U.S. Supreme Court Holds FDCPA Not Violated By Proof of Claim on Time-Barred Debt
In the case of Midland Funding, LLC v. Johnson, the Supreme Court of the United States determined that the Fair Debt Collection Practices Act (the “FDCPA”) is not violated when a debt collector files a proof of claim (“POC”) in a Chapter 13 bankruptcy for a debt that is subject to an expired limitations period.
In the case, the Debtor objected to the claim of Midland Funding and the claim was stricken by the bankruptcy court. The Debtor initiated a lawsuit against Midland, claiming that the POC was time-barred by the applicable statute of limitations and that filing such a claim was false, deceptive, misleading, and unfair – falling under the umbrella of the FDCPA.
The Supreme Court of the United States has now made the determination that 1) the filing of such a proof of claim is not a false, deceptive, misleading, unfair or unconscionable debt collection practice; 2) claims under the Bankruptcy Code do not need to be “enforceable” in a civil lawsuit; and 3) this does not preclude application of the FDCPA to bankruptcy litigation.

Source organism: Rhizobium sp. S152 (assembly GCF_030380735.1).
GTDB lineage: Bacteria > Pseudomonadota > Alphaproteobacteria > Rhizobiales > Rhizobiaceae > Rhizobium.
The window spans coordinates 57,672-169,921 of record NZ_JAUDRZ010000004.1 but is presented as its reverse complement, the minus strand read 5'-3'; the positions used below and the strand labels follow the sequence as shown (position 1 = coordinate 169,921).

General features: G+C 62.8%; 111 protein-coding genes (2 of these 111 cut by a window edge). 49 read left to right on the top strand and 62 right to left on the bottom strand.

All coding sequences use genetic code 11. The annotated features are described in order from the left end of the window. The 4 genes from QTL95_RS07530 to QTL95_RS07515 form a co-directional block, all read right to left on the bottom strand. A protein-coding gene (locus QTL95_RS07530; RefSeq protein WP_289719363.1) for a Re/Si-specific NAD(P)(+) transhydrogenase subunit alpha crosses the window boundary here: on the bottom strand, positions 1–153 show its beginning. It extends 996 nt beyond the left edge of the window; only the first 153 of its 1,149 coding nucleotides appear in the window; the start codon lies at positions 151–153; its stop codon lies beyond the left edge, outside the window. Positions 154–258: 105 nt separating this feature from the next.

The term “claim” in the Bankruptcy Code is broadly defined as a “right to payment.” The word “enforceable” is not a part of the Bankruptcy Code’s definition of the claim. A Chapter 13 petition is one initiated by the consumer (the Debtor), and the claims resolution process is distinguishable from a collection lawsuit. As such, there are procedures set in place to guide the evaluation and the acceptance (or disallowance) of claims against the Debtor. Ultimately the FDCPA and the Bankruptcy Code have different purposes and different objectives – the FDCPA helps protect consumers from unfair collection practices, while the Code helps establish a balance between Debtor protection and Debtor obligations in connection to debts.
The attorneys of ALAW remain well attuned to our ever-changing legal landscape and are prepared to provide you with unparalleled representation every step of the way.
For more information on this legal update or any other legislative matters, please contact:
Jeffrey S. Fraser